Materialism: No specific forces are in control of nature and our experience. Things are randomly occurring and are not predictable.
Implications: Eat, drink and be merry, for tomorrow we die and there is no reason to be moral because nothing matters.
Problem: Unethical and amoral lifestyle, in which we harm ourselves, others and the earth. Why would you even go to school or have a bank account if you didn't believe in those efforts having a consequence?

Causality: We are directly responsible for the forces that shape our lives and expereince.
Implication: We create our own happiness and our own suffering.
Problem: Are we mature enough to accept the responsibility for our lives, or do we secretly have the childhood fantasy of wishing others (God, parents, governments) will take care of us? the other main problem of karma is the gap that occurs between cause and effect. Because we do not perceive the mechanisms of karma directly, and a cause and it's effect my be separated by a time gap, it is very hard for us to understand, and accept, that this is the way things are working.

Types of Causality:

Environmental Causality: There is no environmental causality as such, because the environment is not conscious or sentient. While there is a science of cause and effect in the natural world, there is no conscious intention driving it. This is the difference between "natural laws" such as gravity and "psychological laws" of karma.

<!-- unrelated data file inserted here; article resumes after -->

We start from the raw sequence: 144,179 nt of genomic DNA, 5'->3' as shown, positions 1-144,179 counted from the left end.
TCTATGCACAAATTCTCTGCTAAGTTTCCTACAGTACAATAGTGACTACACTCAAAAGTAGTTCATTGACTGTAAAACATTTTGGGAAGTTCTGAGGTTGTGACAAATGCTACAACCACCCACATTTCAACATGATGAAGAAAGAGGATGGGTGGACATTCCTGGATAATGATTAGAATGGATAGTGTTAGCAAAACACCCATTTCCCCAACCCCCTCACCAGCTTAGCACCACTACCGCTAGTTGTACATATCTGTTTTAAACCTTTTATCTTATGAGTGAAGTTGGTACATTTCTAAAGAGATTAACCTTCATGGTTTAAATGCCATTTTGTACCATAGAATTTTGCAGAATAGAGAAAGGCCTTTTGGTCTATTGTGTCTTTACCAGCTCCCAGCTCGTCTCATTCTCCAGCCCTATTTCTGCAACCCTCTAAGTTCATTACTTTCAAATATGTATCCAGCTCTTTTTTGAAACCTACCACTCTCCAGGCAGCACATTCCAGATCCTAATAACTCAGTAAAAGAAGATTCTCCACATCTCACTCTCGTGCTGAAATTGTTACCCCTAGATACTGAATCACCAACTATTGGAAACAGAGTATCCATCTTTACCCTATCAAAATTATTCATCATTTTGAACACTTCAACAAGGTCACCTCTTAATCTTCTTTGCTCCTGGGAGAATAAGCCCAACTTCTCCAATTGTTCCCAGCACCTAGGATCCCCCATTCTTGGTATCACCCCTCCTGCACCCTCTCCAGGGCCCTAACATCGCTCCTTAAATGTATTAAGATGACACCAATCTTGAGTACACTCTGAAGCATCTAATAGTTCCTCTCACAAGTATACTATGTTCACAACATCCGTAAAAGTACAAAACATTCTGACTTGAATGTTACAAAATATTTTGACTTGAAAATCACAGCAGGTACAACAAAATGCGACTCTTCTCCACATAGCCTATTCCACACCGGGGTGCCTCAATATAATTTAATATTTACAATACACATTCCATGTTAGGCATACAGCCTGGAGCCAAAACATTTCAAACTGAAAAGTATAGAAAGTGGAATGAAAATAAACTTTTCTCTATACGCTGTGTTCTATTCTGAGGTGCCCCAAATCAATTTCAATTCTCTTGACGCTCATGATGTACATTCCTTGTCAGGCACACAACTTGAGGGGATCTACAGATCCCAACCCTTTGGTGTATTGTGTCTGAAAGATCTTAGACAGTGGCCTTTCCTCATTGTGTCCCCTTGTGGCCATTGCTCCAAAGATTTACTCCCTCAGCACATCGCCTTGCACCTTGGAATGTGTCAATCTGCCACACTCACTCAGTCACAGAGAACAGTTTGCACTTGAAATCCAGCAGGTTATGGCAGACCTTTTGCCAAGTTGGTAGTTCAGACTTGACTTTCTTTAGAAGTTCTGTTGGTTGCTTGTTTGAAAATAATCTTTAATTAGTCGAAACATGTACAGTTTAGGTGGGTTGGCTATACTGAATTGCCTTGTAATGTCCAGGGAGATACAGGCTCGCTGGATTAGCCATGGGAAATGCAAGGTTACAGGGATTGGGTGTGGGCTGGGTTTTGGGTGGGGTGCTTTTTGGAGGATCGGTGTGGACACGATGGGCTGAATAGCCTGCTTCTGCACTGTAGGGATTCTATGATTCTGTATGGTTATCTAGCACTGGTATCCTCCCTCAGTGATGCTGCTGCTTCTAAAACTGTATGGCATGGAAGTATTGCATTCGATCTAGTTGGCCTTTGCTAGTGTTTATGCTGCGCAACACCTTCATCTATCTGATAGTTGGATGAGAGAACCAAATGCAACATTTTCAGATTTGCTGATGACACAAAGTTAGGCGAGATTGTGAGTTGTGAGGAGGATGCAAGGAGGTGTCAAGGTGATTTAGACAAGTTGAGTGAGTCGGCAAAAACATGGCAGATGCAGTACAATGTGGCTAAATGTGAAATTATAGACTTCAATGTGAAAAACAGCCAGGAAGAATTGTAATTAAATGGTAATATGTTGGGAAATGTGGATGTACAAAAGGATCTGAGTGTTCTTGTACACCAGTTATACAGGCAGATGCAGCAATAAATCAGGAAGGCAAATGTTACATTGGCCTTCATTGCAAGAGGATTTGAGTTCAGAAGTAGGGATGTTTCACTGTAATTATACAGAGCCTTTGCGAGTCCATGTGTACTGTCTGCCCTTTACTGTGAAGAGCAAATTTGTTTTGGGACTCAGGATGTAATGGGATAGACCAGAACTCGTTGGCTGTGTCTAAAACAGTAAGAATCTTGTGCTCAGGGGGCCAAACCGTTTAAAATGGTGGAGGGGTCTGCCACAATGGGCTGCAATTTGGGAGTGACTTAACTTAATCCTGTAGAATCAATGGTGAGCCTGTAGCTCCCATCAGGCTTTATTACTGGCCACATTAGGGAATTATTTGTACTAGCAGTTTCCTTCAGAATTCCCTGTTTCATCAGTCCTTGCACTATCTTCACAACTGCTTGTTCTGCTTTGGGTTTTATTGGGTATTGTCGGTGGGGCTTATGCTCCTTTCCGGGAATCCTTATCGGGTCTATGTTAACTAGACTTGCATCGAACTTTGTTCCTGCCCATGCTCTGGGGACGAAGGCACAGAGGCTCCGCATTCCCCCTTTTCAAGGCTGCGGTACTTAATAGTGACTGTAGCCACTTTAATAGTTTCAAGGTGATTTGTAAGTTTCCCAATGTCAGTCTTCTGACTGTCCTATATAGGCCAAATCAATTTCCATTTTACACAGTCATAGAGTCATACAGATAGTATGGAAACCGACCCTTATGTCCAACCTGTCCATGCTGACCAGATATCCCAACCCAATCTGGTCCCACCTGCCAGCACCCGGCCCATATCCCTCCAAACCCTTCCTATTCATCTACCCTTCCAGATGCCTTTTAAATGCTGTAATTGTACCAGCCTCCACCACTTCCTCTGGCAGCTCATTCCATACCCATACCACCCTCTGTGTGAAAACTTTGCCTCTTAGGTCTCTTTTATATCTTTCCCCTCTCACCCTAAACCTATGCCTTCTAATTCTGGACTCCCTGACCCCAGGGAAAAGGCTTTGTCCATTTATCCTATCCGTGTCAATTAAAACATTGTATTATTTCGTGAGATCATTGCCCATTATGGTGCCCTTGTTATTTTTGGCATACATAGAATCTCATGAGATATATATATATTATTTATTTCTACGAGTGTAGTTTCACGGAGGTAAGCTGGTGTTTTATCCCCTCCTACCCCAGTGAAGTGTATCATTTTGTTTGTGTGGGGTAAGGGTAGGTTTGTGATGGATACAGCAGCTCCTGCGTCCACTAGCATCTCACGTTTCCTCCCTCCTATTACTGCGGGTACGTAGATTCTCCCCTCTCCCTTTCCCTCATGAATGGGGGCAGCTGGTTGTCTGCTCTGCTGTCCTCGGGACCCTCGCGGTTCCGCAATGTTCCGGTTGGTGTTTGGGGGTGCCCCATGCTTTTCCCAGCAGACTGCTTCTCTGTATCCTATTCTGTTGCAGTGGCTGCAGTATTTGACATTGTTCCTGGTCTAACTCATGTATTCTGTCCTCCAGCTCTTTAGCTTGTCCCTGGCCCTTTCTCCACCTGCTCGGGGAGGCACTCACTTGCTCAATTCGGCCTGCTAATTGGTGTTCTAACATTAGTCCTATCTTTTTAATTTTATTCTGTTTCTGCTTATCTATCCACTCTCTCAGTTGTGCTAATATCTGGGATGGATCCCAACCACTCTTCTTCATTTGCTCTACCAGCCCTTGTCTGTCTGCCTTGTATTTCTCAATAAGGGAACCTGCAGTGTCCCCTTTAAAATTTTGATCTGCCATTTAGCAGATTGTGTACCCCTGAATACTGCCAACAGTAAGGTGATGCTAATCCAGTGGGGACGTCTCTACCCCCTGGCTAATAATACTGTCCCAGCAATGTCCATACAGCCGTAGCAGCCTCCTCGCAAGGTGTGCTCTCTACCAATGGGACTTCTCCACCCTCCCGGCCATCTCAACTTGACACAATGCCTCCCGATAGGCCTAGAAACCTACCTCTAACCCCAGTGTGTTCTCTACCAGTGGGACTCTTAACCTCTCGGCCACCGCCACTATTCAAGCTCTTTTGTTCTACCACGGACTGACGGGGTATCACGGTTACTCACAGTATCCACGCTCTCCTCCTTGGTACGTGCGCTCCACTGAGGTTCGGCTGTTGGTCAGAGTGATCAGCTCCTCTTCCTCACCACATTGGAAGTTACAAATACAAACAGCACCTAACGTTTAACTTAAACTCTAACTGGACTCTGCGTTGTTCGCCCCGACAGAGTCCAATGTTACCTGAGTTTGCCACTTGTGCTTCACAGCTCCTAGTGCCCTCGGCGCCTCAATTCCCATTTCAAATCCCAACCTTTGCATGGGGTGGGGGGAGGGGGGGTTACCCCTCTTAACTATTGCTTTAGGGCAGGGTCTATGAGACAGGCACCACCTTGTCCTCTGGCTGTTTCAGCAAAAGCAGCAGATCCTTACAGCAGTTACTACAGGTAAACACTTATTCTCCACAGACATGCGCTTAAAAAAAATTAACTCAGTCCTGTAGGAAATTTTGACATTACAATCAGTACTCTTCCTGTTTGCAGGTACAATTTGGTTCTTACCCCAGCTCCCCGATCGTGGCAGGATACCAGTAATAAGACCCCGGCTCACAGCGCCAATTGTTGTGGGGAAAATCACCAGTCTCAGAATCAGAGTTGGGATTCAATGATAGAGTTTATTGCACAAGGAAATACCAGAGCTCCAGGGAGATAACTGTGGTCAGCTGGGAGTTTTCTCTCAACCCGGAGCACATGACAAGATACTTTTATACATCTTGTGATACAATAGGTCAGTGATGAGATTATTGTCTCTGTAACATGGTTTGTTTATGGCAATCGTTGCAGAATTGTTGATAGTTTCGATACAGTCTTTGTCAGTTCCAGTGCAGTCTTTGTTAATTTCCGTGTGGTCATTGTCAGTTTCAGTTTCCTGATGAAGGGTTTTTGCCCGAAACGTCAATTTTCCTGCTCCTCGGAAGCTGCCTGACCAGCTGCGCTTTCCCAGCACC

Biological Causality: There is a whole domain of science that observes biological cause and effect. Because the mind and body are separate, albeit interrelated, there are distinct causal forces driving our physical bodies. However, in the tantric view (secret teachings) of Buddhism, it is asserted that mind and psychology determine the processes of the body.

Psychological Causality: will be discussed below.

Dharmic Causality: There is a unique type of causality ascribed the the enlightened activity (Tib. trinlay) of a Buddha. Because there is no erroneous sense of self for an enlightened being, then there are no imprints and no place for the imprints to reside.

Outlines of Psychological Karma:

General Characteristics of Karma:
1. The certainty of karma
2. The magnification of karma
3. One will never experience the result of a karma one did not create the cause for
4. Karma causes created are never lost*

I. The certainty of karma
All experience arises from a cause. Nothing is random. Happiness arises from the 10 virtues and suffering arises from the 10 non-virtues. The law of cause and effect is definite and certain. An apple seed can only produce and apple tree.

10 Non-virtues:
3 non virtues of Body: killing, stealing, sexual inappropriateness
4 non-virtues of Speech: lying, slander (divisive talk), harsh words, gossip
3 non-virtues of Mind: Covetousness (greed), harmful intent (hatred), and wrong view (misperception, closed mindedness).

10 Virtues:
3 virtues of Body: Protecting the well-being of others, generosity, respecting the feelings of others.
4 virtues of Speech: Speaking truthfully, speaking to harmonize others, speaking sweetly, speaking meaningfully
3 virtues of Mind: Rejoicing vicariously with others, having love and compassion for others, perceiving reality clearly/precisely (ie. interdependence/emptiness).

II. The magnification of karma
Great effects may arise from small actions. Internal causation seems to involve a magnification, whereby immense results can have very seemingly insignificant origins. The result of tremendous suffering can arise from even a tiny non-virtue like a harsh word, likewise immense joy and happiness may arise from even one kind word. A tiny seed produces a huge apple tree.